Hello everybody,

Last year, I ordered one of the Chinese flat band attachment tools from Dankung to facilitate the task of attaching flat bands to pouches. The system as a whole is well thought out in the way it allows for different pouch sizes, and the use of a hinged articulated lever to generate the band (or tube) tension required for a sturdy wrap & tuck (or knot).

As the package from Dankung did not include one of the special tweezers needed for the process, and that I felt that the metal structure and mechanism of the entire tool was somewhat wonky, I came up with the following modifications (photos attached herewith):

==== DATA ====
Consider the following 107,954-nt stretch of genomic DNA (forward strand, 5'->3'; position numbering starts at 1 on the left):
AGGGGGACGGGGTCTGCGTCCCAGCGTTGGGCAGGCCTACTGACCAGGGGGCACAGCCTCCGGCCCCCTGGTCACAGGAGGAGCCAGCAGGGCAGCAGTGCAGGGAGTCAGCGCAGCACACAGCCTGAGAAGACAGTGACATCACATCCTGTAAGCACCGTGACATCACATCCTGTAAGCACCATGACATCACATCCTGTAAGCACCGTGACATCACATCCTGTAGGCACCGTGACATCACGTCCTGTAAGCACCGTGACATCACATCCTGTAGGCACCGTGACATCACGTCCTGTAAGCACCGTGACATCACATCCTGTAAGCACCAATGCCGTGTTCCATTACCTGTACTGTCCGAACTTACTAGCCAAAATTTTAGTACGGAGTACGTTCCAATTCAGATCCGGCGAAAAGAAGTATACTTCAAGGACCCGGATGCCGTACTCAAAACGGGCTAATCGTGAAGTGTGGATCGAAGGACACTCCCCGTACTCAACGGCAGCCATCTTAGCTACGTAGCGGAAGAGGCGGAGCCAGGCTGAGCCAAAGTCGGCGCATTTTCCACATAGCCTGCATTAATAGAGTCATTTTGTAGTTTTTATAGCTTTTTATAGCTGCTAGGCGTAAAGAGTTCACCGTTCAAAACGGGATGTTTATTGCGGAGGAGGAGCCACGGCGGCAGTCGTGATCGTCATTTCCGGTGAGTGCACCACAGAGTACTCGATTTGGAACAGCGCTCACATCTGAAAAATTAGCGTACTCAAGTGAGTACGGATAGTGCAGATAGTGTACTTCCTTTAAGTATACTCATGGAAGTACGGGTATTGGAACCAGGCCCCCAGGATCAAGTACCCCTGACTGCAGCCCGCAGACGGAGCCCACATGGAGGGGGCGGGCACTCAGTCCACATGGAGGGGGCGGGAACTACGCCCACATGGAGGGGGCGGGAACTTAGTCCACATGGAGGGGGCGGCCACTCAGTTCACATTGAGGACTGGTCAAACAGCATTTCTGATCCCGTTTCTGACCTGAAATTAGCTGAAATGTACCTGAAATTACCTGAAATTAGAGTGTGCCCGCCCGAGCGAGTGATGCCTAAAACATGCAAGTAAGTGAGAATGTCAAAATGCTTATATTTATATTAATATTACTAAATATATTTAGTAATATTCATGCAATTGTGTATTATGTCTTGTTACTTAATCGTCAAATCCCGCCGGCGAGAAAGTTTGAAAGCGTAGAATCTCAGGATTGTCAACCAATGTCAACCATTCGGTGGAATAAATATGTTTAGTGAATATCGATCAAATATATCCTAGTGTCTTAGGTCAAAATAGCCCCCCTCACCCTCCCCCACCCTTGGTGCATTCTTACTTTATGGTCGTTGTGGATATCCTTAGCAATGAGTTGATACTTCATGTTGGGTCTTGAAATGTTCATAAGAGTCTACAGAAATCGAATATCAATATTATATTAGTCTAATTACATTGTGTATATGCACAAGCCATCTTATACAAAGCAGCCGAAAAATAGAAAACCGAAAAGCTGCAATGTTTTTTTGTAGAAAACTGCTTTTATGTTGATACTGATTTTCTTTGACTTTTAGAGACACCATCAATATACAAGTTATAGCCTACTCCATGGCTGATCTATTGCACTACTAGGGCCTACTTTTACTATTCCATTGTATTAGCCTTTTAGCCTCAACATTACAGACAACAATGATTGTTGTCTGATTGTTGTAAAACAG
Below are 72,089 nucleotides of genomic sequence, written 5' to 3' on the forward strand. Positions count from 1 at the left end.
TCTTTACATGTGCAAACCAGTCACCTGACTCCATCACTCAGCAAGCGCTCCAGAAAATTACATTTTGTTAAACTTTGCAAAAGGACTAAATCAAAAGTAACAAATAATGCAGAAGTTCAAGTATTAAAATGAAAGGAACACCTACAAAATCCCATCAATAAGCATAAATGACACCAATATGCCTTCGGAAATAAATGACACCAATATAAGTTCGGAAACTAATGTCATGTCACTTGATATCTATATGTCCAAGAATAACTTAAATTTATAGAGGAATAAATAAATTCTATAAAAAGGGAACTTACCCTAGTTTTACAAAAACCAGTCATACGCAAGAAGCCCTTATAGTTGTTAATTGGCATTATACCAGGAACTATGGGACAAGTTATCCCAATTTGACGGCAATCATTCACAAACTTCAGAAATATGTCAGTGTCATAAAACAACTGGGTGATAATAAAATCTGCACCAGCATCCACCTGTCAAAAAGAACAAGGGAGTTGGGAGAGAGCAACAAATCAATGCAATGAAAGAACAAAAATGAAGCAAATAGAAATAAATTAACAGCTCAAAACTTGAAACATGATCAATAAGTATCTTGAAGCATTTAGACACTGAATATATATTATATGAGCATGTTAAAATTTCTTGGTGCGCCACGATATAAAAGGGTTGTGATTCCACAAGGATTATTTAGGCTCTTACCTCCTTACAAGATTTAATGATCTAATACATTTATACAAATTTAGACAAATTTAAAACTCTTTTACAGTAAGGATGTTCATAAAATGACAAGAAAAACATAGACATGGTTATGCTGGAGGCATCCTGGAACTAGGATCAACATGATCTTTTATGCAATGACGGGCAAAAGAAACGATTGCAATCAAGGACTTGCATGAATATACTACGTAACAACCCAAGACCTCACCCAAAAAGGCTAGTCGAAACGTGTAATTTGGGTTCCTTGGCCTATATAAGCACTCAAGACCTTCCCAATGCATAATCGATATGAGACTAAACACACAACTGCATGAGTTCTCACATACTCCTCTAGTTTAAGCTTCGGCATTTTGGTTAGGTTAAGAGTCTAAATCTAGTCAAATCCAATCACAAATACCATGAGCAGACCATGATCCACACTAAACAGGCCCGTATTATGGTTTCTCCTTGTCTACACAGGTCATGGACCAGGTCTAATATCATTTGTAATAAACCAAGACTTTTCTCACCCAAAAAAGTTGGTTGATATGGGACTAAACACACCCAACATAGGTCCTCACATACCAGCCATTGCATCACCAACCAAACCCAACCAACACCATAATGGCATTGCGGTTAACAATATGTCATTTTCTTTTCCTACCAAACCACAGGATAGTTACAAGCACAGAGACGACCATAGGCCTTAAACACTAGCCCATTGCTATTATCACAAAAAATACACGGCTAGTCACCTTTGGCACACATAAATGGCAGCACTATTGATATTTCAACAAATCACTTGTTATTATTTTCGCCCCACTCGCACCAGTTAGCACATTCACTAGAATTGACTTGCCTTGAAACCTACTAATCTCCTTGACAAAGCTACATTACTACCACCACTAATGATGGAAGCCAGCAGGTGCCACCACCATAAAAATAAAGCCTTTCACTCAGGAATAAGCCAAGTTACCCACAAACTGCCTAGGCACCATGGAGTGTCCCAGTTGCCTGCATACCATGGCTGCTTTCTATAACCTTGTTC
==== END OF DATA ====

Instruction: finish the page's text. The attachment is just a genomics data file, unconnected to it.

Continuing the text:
- Replacement of the articulated lever hinge rivets with 5 mm screws and safety nuts (the original holes are 5 mm) to stop sideways motion of the lever assembly and the connecting rod (an 8 mm diameter screw);

- Creation of two separate birch plywood units (blocks) with 20 x 10 mm drilled & filed holes to allow clamps to connect the upper section of the holes and the outer upper surface of the wood units where the flat band (or tube) ends are placed prior to applying tension with the lever mechanism.

The original pin, intended for the pouch to be held in place via the pouch end hole, was removed to allow the wood unit to be attached with 5 mm diameter screws to the original metal arch, which is welded to the main metal body of the attachment tool. The holes were drilled with the help of a drill stand for maximum precision.